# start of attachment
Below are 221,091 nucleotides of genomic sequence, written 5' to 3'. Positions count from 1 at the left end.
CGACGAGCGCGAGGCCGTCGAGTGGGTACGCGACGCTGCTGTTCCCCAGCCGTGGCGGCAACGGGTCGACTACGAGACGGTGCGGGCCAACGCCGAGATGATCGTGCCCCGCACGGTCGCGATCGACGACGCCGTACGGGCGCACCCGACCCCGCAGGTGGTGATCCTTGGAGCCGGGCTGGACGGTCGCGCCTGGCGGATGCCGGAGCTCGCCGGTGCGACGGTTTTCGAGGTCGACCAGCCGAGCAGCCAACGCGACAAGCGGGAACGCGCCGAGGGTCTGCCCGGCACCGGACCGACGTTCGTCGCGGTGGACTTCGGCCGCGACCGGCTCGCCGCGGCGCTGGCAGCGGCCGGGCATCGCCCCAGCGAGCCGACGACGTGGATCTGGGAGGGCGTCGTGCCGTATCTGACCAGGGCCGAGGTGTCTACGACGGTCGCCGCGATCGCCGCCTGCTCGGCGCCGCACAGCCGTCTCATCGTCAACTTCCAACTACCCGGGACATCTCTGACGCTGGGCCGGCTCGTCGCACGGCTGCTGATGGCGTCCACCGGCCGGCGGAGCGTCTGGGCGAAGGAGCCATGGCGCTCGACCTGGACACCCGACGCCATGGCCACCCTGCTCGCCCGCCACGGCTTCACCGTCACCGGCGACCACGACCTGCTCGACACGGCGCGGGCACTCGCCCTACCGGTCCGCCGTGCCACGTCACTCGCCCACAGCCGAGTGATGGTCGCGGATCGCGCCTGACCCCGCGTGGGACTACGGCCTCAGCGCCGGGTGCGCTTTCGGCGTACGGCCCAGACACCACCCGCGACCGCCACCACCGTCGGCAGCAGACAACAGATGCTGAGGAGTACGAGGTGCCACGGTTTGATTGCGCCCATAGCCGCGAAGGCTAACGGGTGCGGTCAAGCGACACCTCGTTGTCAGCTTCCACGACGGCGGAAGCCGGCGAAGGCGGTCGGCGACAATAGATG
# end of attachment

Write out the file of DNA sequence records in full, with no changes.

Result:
Below are 221,091 nucleotides of genomic sequence, written 5' to 3'. Positions count from 1 at the left end.
CGACGAGCGCGAGGCCGTCGAGTGGGTACGCGACGCTGCTGTTCCCCAGCCGTGGCGGCAACGGGTCGACTACGAGACGGTGCGGGCCAACGCCGAGATGATCGTGCCCCGCACGGTCGCGATCGACGACGCCGTACGGGCGCACCCGACCCCGCAGGTGGTGATCCTTGGAGCCGGGCTGGACGGTCGCGCCTGGCGGATGCCGGAGCTCGCCGGTGCGACGGTTTTCGAGGTCGACCAGCCGAGCAGCCAACGCGACAAGCGGGAACGCGCCGAGGGTCTGCCCGGCACCGGACCGACGTTCGTCGCGGTGGACTTCGGCCGCGACCGGCTCGCCGCGGCGCTGGCAGCGGCCGGGCATCGCCCCAGCGAGCCGACGACGTGGATCTGGGAGGGCGTCGTGCCGTATCTGACCAGGGCCGAGGTGTCTACGACGGTCGCCGCGATCGCCGCCTGCTCGGCGCCGCACAGCCGTCTCATCGTCAACTTCCAACTACCCGGGACATCTCTGACGCTGGGCCGGCTCGTCGCACGGCTGCTGATGGCGTCCACCGGCCGGCGGAGCGTCTGGGCGAAGGAGCCATGGCGCTCGACCTGGACACCCGACGCCATGGCCACCCTGCTCGCCCGCCACGGCTTCACCGTCACCGGCGACCACGACCTGCTCGACACGGCGCGGGCACTCGCCCTACCGGTCCGCCGTGCCACGTCACTCGCCCACAGCCGAGTGATGGTCGCGGATCGCGCCTGACCCCGCGTGGGACTACGGCCTCAGCGCCGGGTGCGCTTTCGGCGTACGGCCCAGACACCACCCGCGACCGCCACCACCGTCGGCAGCAGACAACAGATGCTGAGGAGTACGAGGTGCCACGGTTTGATTGCGCCCATAGCCGCGAAGGCTAACGGGTGCGGTCAAGCGACACCTCGTTGTCAGCTTCCACGACGGCGGAAGCCGGCGAAGGCGGTCGGCGACAATAGATG